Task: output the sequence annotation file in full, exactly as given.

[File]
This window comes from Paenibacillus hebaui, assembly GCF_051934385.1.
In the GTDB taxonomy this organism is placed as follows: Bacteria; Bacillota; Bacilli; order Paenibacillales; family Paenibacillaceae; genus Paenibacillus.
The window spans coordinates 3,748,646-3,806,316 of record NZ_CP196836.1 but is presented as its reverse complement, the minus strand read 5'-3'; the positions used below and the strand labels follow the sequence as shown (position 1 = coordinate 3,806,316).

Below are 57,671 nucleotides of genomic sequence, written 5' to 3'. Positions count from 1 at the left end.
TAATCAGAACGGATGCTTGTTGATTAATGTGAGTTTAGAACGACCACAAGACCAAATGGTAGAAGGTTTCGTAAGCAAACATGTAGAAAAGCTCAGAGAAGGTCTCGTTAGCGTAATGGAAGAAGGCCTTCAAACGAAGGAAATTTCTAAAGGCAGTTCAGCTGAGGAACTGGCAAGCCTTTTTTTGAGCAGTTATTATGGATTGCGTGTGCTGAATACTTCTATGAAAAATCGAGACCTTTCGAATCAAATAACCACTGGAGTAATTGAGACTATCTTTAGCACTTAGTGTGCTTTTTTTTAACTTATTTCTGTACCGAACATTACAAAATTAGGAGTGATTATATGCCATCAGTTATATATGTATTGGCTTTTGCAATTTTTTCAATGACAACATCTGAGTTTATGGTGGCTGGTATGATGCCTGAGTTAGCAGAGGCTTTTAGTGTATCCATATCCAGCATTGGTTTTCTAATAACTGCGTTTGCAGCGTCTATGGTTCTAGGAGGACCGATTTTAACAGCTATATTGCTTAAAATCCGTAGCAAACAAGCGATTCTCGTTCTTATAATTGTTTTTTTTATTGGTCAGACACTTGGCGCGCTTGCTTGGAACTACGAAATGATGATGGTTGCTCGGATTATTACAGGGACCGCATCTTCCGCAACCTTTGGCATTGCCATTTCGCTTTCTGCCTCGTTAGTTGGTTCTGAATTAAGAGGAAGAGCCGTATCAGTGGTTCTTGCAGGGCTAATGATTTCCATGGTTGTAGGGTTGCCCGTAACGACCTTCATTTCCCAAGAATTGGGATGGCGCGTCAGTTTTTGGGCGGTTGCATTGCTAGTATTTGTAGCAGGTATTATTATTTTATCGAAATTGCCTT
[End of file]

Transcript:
This window comes from Paenibacillus hebaui, assembly GCF_051934385.1.
In the GTDB taxonomy this organism is placed as follows: Bacteria; Bacillota; Bacilli; order Paenibacillales; family Paenibacillaceae; genus Paenibacillus.
The window spans coordinates 3,748,646-3,806,316 of record NZ_CP196836.1 but is presented as its reverse complement, the minus strand read 5'-3'; the positions used below and the strand labels follow the sequence as shown (position 1 = coordinate 3,806,316).

Below are 57,671 nucleotides of genomic sequence, written 5' to 3'. Positions count from 1 at the left end.
TAATCAGAACGGATGCTTGTTGATTAATGTGAGTTTAGAACGACCACAAGACCAAATGGTAGAAGGTTTCGTAAGCAAACATGTAGAAAAGCTCAGAGAAGGTCTCGTTAGCGTAATGGAAGAAGGCCTTCAAACGAAGGAAATTTCTAAAGGCAGTTCAGCTGAGGAACTGGCAAGCCTTTTTTTGAGCAGTTATTATGGATTGCGTGTGCTGAATACTTCTATGAAAAATCGAGACCTTTCGAATCAAATAACCACTGGAGTAATTGAGACTATCTTTAGCACTTAGTGTGCTTTTTTTTAACTTATTTCTGTACCGAACATTACAAAATTAGGAGTGATTATATGCCATCAGTTATATATGTATTGGCTTTTGCAATTTTTTCAATGACAACATCTGAGTTTATGGTGGCTGGTATGATGCCTGAGTTAGCAGAGGCTTTTAGTGTATCCATATCCAGCATTGGTTTTCTAATAACTGCGTTTGCAGCGTCTATGGTTCTAGGAGGACCGATTTTAACAGCTATATTGCTTAAAATCCGTAGCAAACAAGCGATTCTCGTTCTTATAATTGTTTTTTTTATTGGTCAGACACTTGGCGCGCTTGCTTGGAACTACGAAATGATGATGGTTGCTCGGATTATTACAGGGACCGCATCTTCCGCAACCTTTGGCATTGCCATTTCGCTTTCTGCCTCGTTAGTTGGTTCTGAATTAAGAGGAAGAGCCGTATCAGTGGTTCTTGCAGGGCTAATGATTTCCATGGTTGTAGGGTTGCCCGTAACGACCTTCATTTCCCAAGAATTGGGATGGCGCGTCAGTTTTTGGGCGGTTGCATTGCTAGTATTTGTAGCAGGTATTATTATTTTATCGAAATTGCCTT